So, listen, the heat isn’t letting up anytime soon. Yes, there are joys to experience in cooking up summer’s specialties yourself, but we’re well equipped in this region to let someone else prepare them during the dog days to come — and at Cooking Company, you’re in good hands.

The Cooking Company's spice-rubbed pork with apricot mustard BBQ sauce (Marisa Nadolny)
The Cooking Company's spice-rubbed pork with apricot mustard BBQ sauce (Marisa Nadolny)

If you go

The Cooking Company

1610 Saybrook Road, Haddam

(860) 345-8008

http://thecookingco.com

Cuisine: "Fresh prepared food," per the menu, including sandwiches, soups, salads, entrees to go, desserts and more surprises depending on the day

Atmosphere: Charming and spacious, with a farmhouse feel. Attractive displays of gourmet grocery items and local crafts and treats; large seating area ensures plenty of space for those who prefer not to eat and run.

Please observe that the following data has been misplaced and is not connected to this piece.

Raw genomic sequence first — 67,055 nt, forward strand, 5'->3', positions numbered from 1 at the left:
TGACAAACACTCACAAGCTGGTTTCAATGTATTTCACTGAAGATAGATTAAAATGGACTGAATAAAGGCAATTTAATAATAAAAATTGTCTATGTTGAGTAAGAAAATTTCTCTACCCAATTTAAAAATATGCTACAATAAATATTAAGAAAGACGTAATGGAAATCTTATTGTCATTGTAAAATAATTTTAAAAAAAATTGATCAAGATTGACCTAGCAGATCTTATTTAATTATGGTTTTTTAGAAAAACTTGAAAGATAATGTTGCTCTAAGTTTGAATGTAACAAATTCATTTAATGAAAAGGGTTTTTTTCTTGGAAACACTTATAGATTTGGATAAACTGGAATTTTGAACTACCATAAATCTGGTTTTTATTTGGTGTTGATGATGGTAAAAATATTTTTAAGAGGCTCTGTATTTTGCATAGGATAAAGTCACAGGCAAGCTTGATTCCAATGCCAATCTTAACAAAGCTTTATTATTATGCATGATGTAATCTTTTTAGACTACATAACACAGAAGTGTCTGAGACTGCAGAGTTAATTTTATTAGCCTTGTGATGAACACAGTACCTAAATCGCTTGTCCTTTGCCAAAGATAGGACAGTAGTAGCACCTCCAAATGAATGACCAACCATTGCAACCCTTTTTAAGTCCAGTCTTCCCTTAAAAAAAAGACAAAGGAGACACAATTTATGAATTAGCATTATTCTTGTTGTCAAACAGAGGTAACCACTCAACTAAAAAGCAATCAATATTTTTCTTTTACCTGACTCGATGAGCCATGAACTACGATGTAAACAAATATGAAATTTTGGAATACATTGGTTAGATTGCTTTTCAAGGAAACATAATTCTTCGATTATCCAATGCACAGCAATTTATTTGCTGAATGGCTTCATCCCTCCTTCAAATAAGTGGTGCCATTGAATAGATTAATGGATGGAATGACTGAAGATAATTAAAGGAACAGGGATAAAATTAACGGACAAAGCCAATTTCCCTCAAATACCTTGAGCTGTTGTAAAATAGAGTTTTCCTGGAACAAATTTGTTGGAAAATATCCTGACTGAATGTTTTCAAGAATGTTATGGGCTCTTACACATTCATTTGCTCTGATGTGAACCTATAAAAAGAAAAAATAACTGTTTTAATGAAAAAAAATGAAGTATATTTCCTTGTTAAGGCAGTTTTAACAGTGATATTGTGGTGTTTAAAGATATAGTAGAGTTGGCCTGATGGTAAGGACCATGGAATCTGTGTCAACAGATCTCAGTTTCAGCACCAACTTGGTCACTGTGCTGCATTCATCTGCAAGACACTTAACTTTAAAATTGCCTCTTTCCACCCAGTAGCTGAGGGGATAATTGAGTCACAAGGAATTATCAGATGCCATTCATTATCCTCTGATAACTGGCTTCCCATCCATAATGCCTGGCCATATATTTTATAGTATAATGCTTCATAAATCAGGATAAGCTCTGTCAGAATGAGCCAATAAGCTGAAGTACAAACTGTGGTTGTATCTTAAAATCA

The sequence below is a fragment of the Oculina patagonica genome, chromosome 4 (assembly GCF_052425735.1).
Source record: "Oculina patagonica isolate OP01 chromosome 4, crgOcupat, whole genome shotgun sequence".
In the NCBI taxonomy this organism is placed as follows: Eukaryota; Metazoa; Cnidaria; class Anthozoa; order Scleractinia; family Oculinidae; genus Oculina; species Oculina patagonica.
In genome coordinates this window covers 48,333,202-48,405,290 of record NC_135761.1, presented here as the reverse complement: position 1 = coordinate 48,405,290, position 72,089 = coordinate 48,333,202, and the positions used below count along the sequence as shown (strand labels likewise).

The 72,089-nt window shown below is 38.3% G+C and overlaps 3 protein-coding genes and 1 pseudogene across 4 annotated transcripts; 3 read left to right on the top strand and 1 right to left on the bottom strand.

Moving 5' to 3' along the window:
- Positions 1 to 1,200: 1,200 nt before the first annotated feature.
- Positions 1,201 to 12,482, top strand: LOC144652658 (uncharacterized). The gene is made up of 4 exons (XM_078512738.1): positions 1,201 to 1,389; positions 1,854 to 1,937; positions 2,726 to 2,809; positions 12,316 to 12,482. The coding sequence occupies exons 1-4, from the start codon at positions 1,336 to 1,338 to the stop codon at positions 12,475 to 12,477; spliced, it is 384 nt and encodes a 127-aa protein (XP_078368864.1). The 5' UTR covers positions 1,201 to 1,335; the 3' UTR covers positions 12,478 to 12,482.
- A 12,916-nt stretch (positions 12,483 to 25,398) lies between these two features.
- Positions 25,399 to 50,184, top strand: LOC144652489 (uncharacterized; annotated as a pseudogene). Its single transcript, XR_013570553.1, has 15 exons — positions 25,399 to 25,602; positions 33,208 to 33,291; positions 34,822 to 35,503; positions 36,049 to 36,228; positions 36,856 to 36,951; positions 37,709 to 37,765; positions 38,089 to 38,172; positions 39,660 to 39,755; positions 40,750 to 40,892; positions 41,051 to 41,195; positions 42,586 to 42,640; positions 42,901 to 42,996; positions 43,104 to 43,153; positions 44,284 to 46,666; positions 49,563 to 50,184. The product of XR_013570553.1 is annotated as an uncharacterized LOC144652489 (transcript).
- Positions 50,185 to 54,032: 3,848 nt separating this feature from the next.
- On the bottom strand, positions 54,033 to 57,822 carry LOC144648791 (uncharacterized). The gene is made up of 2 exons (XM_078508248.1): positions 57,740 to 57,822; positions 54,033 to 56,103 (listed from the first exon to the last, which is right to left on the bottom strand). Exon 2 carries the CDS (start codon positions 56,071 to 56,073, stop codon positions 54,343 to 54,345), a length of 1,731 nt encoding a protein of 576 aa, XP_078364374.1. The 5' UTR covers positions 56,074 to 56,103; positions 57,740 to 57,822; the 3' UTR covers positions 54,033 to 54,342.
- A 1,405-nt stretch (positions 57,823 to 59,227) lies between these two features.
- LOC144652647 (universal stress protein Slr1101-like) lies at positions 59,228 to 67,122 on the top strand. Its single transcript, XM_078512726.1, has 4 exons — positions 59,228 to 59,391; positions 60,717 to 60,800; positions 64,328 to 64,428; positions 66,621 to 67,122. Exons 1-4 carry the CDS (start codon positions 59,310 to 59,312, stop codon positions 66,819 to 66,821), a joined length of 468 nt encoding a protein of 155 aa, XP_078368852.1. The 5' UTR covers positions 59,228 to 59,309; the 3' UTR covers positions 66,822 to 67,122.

Service: Helpful and courteous

Prices: Fair for the quality and typical portion size; fresh salads, from pasta to veggie, start at about $7.50/pound; prepared entrees average around $10; sandwiches tend to start at $7.75.

Hours: Monday-Friday, 10 a.m.-7 p.m.; Saturday, 10 a.m.-6 p.m. Closed Sundays.

Reservations: N/A

Credit cards: Accepted

Handicapped access: While the interior is pretty roomy, access is a little tricky. Those who need a ramp or a stairless entry (there is one to access the front door and one to cross the threshold) must follow a path on the right side of the building (if facing the main entry) that leads to another entrance without steps.